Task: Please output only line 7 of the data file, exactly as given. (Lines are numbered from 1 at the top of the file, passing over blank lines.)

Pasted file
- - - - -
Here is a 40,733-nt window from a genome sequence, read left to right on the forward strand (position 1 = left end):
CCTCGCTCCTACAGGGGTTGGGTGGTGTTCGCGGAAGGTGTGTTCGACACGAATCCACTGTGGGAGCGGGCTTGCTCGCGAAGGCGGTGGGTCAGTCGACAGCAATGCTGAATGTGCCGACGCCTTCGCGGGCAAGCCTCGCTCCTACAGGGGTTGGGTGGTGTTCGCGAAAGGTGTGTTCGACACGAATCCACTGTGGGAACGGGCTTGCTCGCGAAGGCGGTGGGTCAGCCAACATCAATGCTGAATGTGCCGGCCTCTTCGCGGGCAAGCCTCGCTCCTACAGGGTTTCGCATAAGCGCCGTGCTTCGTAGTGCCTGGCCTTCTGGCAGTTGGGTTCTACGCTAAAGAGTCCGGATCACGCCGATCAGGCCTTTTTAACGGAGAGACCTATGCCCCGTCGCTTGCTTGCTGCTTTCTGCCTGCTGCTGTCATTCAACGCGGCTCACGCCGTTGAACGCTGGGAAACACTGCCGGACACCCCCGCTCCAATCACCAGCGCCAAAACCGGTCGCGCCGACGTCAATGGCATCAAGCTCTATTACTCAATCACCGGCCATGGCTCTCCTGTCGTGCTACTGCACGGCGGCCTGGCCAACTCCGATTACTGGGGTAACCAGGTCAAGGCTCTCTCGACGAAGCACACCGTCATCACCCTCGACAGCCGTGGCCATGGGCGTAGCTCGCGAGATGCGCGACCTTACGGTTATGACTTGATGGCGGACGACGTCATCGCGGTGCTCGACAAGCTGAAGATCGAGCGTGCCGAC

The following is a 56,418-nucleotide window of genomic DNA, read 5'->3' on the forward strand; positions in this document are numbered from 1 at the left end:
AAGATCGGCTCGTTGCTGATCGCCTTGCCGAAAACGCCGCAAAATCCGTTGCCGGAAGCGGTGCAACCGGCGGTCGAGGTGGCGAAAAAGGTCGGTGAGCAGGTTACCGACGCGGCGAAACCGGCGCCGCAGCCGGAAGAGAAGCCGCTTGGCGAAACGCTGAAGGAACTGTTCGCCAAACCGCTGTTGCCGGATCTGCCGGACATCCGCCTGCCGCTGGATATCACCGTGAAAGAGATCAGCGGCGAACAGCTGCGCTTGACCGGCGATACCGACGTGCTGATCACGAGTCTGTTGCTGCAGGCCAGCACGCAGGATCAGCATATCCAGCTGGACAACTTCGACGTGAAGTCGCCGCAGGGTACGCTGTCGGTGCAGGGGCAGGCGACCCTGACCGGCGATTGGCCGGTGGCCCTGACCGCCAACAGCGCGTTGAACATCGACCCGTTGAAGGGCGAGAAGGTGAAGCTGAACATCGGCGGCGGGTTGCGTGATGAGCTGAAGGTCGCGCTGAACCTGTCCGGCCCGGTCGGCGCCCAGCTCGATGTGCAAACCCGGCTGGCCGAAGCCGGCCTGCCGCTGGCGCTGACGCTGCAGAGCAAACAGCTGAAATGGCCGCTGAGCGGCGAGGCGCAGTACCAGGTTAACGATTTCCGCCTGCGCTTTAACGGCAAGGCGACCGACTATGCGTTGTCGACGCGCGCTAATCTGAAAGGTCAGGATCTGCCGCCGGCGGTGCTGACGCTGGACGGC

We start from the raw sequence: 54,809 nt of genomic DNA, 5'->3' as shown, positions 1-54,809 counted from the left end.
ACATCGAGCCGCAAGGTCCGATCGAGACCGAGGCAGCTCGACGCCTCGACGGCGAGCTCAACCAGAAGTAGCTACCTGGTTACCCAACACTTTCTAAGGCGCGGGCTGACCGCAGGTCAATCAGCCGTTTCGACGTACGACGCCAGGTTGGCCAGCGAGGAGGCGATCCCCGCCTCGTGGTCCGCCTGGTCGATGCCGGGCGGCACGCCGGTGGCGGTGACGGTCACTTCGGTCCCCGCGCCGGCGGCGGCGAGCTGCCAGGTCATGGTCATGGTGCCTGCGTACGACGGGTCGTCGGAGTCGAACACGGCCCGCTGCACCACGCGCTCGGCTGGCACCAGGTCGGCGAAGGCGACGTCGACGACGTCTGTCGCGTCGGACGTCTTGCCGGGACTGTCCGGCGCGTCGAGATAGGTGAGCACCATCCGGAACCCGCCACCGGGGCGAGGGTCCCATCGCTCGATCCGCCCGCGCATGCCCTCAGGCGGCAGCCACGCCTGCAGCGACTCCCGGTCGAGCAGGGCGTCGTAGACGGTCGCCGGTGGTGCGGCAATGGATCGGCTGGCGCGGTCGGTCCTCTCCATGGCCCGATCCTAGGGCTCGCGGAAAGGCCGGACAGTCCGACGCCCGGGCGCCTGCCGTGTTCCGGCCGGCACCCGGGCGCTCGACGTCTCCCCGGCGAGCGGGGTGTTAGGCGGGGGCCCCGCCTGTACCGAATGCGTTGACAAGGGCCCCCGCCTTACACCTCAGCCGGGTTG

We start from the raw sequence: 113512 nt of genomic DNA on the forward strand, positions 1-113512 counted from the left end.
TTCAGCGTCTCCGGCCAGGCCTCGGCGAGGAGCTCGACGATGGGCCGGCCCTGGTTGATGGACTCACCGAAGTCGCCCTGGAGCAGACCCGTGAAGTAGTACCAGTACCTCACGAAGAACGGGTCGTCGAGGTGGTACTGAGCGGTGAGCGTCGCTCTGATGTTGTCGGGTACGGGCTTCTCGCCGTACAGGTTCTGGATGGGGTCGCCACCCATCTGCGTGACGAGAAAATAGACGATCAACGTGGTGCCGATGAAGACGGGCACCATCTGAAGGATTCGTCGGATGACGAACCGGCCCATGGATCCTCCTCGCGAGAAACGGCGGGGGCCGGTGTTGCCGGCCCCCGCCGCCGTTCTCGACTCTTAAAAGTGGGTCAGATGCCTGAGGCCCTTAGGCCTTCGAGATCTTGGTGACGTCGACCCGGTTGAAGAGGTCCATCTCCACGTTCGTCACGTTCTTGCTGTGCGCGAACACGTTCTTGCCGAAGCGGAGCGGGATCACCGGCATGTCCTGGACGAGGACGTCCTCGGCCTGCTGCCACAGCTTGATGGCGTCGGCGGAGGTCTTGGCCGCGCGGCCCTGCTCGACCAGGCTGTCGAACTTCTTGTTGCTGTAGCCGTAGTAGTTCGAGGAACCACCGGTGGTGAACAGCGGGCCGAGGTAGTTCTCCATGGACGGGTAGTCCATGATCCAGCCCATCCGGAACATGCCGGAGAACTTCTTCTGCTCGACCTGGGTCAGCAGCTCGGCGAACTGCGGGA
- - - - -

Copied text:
We start from the raw sequence: 113512 nt of genomic DNA on the forward strand, positions 1-113512 counted from the left end.